Medieval and Early Modern Greek Manuscripts : New Testament

Medieval and Early Modern Greek Manuscripts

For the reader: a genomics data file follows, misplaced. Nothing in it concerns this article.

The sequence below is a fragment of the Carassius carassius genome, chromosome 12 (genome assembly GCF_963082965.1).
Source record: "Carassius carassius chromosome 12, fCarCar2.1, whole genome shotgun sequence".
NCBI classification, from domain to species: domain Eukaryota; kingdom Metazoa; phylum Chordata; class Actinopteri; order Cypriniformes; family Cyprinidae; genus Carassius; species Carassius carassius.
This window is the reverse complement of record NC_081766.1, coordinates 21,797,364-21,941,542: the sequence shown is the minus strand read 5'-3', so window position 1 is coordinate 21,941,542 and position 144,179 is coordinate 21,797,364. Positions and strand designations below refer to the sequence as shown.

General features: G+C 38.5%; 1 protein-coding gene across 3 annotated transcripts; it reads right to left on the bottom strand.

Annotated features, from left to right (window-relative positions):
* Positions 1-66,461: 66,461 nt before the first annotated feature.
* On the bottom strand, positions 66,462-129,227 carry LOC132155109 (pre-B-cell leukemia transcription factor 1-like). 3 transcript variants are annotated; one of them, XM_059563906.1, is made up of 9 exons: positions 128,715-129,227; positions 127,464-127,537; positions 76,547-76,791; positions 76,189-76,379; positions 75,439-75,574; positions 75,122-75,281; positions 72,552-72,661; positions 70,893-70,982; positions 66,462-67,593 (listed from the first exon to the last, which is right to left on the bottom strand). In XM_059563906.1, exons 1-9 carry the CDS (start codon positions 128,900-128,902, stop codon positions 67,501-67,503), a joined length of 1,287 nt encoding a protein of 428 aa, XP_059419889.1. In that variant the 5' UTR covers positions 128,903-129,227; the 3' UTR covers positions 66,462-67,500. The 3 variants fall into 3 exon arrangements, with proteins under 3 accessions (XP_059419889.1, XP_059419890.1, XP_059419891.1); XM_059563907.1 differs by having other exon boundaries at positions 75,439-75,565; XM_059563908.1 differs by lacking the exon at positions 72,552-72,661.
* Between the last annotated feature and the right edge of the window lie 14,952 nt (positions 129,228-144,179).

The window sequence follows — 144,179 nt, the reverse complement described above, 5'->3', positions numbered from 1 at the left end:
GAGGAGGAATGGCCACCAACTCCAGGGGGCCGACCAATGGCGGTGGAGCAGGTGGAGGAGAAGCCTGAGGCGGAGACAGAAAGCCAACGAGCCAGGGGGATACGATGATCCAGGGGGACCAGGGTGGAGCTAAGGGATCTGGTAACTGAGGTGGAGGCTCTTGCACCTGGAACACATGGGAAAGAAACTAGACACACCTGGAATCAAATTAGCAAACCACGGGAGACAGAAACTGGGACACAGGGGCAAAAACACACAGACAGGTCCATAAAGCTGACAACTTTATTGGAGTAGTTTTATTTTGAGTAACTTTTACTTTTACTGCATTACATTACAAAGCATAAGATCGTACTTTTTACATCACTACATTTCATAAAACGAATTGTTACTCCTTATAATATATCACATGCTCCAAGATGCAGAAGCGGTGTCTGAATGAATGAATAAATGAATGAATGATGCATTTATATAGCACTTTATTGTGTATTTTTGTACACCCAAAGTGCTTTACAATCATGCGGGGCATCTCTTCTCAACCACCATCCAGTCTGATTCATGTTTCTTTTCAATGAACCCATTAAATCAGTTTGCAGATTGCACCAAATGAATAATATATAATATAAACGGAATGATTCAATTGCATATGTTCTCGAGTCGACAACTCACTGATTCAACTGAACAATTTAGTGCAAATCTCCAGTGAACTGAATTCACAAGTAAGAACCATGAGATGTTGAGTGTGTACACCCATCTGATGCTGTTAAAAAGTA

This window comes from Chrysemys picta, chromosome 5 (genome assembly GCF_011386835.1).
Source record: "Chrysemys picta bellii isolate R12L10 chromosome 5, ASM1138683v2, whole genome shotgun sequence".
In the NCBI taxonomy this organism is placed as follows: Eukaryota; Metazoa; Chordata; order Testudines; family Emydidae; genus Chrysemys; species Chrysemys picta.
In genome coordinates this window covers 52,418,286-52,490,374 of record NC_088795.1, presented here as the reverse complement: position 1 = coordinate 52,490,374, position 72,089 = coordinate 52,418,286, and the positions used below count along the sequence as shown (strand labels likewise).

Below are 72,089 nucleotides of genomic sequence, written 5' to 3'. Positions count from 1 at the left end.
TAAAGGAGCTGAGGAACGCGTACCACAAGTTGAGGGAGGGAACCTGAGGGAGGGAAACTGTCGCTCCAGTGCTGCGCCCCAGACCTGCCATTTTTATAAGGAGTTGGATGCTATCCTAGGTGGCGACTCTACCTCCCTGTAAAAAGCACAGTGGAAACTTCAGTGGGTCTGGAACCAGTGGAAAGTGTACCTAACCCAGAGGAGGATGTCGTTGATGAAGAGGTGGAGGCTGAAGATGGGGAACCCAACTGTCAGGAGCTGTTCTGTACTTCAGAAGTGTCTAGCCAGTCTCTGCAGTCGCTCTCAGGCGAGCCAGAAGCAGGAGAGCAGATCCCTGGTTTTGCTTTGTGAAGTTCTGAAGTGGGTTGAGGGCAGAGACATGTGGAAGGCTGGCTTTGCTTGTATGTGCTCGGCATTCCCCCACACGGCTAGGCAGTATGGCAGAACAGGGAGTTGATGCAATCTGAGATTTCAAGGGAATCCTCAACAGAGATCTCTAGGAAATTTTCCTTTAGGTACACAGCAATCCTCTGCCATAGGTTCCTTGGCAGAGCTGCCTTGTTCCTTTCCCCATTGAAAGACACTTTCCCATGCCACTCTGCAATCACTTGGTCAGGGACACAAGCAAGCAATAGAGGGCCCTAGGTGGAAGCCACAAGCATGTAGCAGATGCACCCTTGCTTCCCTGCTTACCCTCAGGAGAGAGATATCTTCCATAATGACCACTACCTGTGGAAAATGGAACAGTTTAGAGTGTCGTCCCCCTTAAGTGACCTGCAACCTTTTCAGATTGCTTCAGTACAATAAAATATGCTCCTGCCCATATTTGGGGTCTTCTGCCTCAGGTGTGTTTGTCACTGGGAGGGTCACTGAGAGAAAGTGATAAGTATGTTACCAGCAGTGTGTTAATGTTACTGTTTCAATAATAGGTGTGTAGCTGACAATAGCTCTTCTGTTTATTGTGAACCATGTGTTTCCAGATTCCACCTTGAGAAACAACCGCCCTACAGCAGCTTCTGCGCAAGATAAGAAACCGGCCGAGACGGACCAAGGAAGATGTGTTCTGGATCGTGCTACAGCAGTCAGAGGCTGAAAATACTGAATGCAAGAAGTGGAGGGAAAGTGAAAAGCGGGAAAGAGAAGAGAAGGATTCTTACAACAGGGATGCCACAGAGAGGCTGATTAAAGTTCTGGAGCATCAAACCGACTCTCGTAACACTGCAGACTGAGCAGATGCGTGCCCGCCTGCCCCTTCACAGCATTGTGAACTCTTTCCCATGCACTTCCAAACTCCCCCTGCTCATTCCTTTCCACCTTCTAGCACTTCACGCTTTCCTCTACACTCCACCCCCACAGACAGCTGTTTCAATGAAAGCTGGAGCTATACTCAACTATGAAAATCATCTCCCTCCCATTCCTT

<p style='text-align: justify;'>This manuscript, copied in 1583, is a copy of <a target='_blank' class='externalLink' href=''>Cambridge, University Library, MS Nn.2.41</a>, better known as Codex Bezae, among the oldest surviving manuscripts of the New Testament and the earliest whose Greek text appears with a facing Latin translation. Having been seized from the monastery of St Ireaneus in Lyons by a Huguenot army, the ancient manuscript was presented as a gift to Cambridge University by the leading Calvinist theologian Theodore Beza (1519-1605) in 1581. Shortly afterwards this copy was produced for John Whitgift, formerly Master of Trinity and at the time Bishop of Worcester, who would within months be appointed Archbishop of Canterbury.</p><p style='text-align: justify;'>With the exception of a handful of words near its beginning (<a href='' onclick='store.loadPage(9);return false;'>f. 3r</a>), the manuscript does not contain the Latin translation. However, since the Greek text is written only on the verso side of each folio, as in Codex Bezae, it seems that the Latin was originally meant to be added. Although this copy is the product of a scholarly effort to represent one manuscript in particular, rather than simply to transmit the text it contains, there has been no attempt to make a diplomatic reproduction. The line and page divisions of the exemplar are not observed and, unlike in the original, in the text of the Gospels a new line is begun at the start of each Ammonian section, the system of subdivisions numbered in the margins of Codex Bezae. In only one case (<a href='' onclick='store.loadPage(124);return false;'>f.60v</a>) is a lacuna due to the loss of folios from the original noted in the text.</p><p style='text-align: justify;'>The aim of replicating the content of this unusual early manuscript is compromised by the fact that where later hands have amended the text in Codex Bezae, it is this altered text which has been copied, rather than the readings of the original scribe. The coverage of the copy also slightly exceeds that of the original, including the first twenty verses of the Gospel of Matthew, absent from Codex Bezae due to the loss of folios, and completing the verse of Acts during which the original breaks off at its end. The almost immediately abandoned copying of the Latin translation appears at the point corresponding to the beginning of the Greek text of the original, skipping the first page of the Latin, found on the first surviving recto folio of Codex Bezae and preceding the first surviving Greek text on the verso.</p><p style='text-align: justify;'>This manuscript is the only witness to the text of the lower part of f. 504 of Codex Bezae, which was still present when this copy was produced but has since been lost.</p><p style='text-align: justify;'>Dr Christopher Wright</p>

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